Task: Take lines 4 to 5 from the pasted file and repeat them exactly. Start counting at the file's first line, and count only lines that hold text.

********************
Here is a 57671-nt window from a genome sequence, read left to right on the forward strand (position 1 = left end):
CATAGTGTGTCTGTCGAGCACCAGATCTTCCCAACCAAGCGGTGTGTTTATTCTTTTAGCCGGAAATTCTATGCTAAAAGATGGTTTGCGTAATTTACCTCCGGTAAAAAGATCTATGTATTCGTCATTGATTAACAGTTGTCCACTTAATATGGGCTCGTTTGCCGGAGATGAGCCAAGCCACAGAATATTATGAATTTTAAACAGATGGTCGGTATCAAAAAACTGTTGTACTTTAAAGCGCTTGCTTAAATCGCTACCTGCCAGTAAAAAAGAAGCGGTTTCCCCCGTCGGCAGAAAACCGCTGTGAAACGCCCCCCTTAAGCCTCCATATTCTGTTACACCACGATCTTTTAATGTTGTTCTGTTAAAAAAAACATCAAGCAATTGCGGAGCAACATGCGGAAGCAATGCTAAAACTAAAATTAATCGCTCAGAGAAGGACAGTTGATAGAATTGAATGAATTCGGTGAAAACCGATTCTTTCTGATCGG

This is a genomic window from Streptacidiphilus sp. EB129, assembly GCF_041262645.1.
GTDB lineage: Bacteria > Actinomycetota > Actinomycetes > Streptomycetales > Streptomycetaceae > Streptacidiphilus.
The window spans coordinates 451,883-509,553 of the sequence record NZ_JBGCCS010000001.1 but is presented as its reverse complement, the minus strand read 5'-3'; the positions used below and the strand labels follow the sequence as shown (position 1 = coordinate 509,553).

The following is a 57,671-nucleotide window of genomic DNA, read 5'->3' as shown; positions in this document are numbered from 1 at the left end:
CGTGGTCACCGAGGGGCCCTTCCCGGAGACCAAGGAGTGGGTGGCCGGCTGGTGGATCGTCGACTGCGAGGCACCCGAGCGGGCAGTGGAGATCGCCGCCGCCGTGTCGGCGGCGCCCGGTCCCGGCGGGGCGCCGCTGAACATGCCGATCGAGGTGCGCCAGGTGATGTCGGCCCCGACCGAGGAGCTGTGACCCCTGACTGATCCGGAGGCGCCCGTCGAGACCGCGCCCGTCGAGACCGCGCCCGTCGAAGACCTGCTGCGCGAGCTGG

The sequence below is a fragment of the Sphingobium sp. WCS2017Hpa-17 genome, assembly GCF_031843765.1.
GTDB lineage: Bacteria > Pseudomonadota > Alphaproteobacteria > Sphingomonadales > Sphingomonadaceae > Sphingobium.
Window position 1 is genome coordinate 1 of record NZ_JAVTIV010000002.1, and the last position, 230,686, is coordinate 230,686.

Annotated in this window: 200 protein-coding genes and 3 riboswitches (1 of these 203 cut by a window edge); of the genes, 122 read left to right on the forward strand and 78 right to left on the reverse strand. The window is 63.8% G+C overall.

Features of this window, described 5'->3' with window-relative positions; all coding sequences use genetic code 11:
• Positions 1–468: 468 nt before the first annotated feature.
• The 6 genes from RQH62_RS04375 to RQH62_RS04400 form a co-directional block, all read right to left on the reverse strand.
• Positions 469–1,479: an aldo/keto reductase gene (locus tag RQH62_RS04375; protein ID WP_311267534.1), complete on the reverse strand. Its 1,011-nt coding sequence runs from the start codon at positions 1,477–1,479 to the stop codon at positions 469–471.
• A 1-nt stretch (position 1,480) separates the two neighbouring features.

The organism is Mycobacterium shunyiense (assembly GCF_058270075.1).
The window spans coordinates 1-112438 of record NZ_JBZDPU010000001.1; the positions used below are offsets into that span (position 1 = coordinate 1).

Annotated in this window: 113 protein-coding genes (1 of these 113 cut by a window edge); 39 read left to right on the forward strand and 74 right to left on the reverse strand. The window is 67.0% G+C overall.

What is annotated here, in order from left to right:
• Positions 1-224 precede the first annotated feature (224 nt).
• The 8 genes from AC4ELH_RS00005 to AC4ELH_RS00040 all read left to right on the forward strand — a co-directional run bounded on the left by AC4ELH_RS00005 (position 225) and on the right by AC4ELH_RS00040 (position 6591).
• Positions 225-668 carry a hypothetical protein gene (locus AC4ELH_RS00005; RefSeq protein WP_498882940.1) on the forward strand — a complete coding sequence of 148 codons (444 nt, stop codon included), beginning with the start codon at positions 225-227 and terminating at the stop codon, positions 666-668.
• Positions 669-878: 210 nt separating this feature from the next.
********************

GTDB lineage: Bacteria > Actinomycetota > Actinomycetes > Streptomycetales > Streptomycetaceae > Streptacidiphilus.
The window spans coordinates 451,883-509,553 of the sequence record NZ_JBGCCS010000001.1 but is presented as its reverse complement, the minus strand read 5'-3'; the positions used below and the strand labels follow the sequence as shown (position 1 = coordinate 509,553).